I Just Called to Say I Love You: Wikis


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"I Just Called to Say I Love"
Single by Stevie Wonder
from the album The Woman in Red soundtrack
Released 1984
Genre soul, synthpop, pop
Length 6:16 (album version)
4:16 (single version)
Label Motown
Writer(s) Stevie Wonder
Producer Lionel Richie
Stevie Wonder singles chronology
"I Just Called to Say I Love You"
"Love Light in Flight"

"I Just Called to Say I Love You" is a song written, produced, and performed by Stevie Wonder. The midtempo song expresses how simply telephoning someone to tell them you love them can make even a very unremarkable day rewarding. It is one of Wonder's most simplistic and sentimental songs, and, with its quintessentially mid-1980s synthesizers and drum machines, is very different from his more organic and experimental 1970s music. For those reasons it was deprecated by critics. However, it was one of Wonder's most commercially successful singles to date. On June 27, 2009, two days after the death of Wonder's friend Michael Jackson, he was at a public event, and changed the words to the song so that it said: 'Michael knows, I'm here, and I love you'. While singing, his voice cracked several times, and at the end of the song he pointed to the sky, and quietly said 'We love you Michael'.

The song was first featured in the 1984 comedy The Woman in Red along with two other songs by Wonder and scored number one on the Billboard Hot 100 for three weeks from October 13, 1984 and also became Wonder's first solo UK number-one success, staying at the top for six weeks. It also became his tenth number-one on the R&B chart and his fourth number-one on the adult contemporary chart. In addition, the song won both a Golden Globe and an Academy Award for Best Original Song.

There is a dispute between Wonder and his former writing partner Lee Garrett over authorship rights. Garrett claims to have written the song years prior to its 1984 release. [1]


Song structure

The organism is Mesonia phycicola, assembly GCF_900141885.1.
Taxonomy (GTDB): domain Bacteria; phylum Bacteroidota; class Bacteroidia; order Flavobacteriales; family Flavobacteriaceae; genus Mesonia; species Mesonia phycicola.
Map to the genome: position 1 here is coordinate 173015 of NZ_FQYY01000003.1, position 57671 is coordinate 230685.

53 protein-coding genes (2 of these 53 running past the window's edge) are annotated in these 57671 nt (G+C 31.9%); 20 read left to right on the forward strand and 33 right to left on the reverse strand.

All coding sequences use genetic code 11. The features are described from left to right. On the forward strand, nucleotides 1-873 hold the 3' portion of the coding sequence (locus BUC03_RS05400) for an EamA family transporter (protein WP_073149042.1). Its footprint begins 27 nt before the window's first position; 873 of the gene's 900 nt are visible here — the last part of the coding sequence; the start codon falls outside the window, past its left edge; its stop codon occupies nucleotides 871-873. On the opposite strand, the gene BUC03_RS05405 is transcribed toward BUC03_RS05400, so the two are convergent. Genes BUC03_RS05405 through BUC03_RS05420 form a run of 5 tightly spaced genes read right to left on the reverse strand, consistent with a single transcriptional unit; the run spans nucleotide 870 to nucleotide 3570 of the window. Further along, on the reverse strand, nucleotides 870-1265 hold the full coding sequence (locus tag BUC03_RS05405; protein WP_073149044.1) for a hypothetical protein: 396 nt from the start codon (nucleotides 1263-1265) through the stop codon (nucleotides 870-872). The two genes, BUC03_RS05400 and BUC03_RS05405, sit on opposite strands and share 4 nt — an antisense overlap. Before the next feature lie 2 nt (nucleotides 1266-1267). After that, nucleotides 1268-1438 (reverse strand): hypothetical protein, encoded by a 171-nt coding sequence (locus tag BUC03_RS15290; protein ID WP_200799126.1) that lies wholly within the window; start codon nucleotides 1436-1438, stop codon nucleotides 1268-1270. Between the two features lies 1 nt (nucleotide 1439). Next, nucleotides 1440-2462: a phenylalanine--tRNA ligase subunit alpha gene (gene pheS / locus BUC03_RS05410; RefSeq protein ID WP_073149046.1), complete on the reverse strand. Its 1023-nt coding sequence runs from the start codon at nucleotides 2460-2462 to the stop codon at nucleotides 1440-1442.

The song has two verses and a chorus, with each of the verses divided further into two half-verses. Each half-verse and the chorus have sixteen measures. The protagonist of the song reinforces the message of the song's title (and chorus) by negating all major special times of the year. The song concludes with a triple-chord, or cha-cha-cha, ending.

Music video


Chart Peak
Australian ARIA Singles Chart 1
Austrian Singles Chart[1] 1
Danish Singles Chart 6
Dutch Singles Chart[2] 1
French Singles Chart[3] 1
German Singles Chart[4] 1
Irish Singles Chart[5] 1
Italian Singles Chart[6] 1
Norwegian Singles Chart[7] 1
New Zealand Singles Chart 1
Swedish Singles Chart[8] 1
Swiss Singles Chart[9] 1
UK Singles Chart[10] 1
U.S. Billboard Hot 100[11] 1
U.S. Billboard Hot Adult Contemporary Tracks[11] 1
U.S. Billboard Hot Black Singles[11] 1
Preceded by
"Flashdance... What a Feeling" from Flashdance
Academy Award for Best Original Song
Succeeded by
"Say You, Say Me" from White Nights
Preceded by
"Careless Whisper" by George Michael
UK number-one single
8 September – 13 October 1984
Succeeded by
"Freedom" by Wham!
Preceded by
"Wake Me Up Before You Go Go" by Wham!
Norwegian (VG-lista) number-one single
37th – 47th week, 1984
Succeeded by
"The Never Ending Story" by Limahl
Preceded by
"High Energy" by Evelyn Thomas
Eurochart Hot 100 number-one single
27 September – 29 December 1984
Succeeded by
"The Wild Boys" by Duran Duran
Preceded by
"Let's Go Crazy" by Prince and the Revolution
Billboard Hot 100 number-one single
13 – 27 October 1984
Succeeded by
"Caribbean Queen (No More Love on the Run)" by Billy Ocean
Preceded by
"Let's Go Crazy" by Prince
Billboard Hot Black Singles number-one single
13 – 27 October 1984
Succeeded by
"I Feel For You" by Chaka Khan
Preceded by
"Careless Whisper" by George Michael
Australian Kent Music Report number-one single
15 October – 3 December 1984
Succeeded by
"Like a Virgin" by Madonna
Preceded by
"Sounds Like a Melody" by Alphaville
Swedish number-one single
28 October – 18 November 1984
Succeeded by
"The Never Ending Story" by Limahl
Preceded by
"Careless Whisper" by George Michael
Swiss number-one single
28 October – 18 November 1984
Succeeded by
"When the Rain Begins to Fall" by Pia Zadora & Jermaine Jackson
Preceded by
"Besoin de rien, envie de toi" by Peter & Sloane
French SNEP number-one single
22 December 1984
Succeeded by
"Ghostbusters" by Ray Parker Jr




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